Today’s disaster recovery (DR) techniques have come a long way since 2000, and a lot of the changes are related to the modern definition of a disaster.
Initially, a disaster was defined as the total loss of your physical site due to â€œacts of Godâ€ such as flood, hurricane, fire, earthquake or other such natural events. These events may not affect your site directly, instead affecting your electricity provider or local infrastructure such as roads and bridges. With your site unavailable, DR plans usually called for having data backups available at a secondary site called a cold siteOpens a new window . This site had sufficient hardware to run mission-critical applications and usually included enough data storage to run your business until the primary site was available.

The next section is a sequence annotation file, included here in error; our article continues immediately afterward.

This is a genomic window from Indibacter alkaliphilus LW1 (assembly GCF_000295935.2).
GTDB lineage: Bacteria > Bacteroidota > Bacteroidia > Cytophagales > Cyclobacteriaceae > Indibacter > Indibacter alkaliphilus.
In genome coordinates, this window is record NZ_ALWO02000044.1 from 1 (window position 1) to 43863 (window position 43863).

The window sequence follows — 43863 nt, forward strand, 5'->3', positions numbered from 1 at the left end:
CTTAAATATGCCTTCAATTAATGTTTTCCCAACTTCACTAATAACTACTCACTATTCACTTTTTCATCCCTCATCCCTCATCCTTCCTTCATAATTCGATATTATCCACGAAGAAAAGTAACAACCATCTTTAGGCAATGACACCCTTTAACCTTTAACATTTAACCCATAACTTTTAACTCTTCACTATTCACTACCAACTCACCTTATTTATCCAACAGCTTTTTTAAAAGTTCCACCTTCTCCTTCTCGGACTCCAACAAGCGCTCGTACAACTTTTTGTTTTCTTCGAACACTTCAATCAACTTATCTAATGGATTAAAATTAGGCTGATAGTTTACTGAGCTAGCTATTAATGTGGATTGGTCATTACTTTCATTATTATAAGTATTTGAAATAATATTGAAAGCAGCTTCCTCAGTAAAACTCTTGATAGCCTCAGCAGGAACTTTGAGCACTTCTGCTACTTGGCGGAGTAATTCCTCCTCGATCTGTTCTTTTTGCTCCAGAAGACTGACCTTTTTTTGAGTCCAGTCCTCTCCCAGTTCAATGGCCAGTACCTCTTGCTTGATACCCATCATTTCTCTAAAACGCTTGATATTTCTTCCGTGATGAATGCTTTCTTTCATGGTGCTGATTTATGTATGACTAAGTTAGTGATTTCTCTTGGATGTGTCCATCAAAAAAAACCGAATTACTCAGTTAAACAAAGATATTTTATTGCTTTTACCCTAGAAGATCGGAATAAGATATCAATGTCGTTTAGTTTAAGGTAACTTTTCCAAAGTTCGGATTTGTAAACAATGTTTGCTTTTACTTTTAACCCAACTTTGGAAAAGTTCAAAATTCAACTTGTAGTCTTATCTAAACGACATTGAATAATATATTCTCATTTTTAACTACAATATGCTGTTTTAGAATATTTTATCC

Skip ahead to the mid-2000s. By then, network speeds and bandwidth had grown to the point where a company could publish its operational data daily (asynchronously) across a private or public network to an alternate site. Since this backup site needed to be connected to the network to receive regular data backups, it was usually kept running and ready.
Today, most sophisticated IT operations use high-speed networks to replicate data synchronously to their alternate site. In effect, as data inserts and changes are made to your production data, those changes are almost immediately available at the alternate site. Therefore, this so-called hot siteOpens a new window contains up-to-the-minute data and is ready to take over executing applications almost immediately. Indeed, you can now move your regular data backups (usually to tape) from your primary system to your alternate system, thus offloading CPU cycles from your primary machine.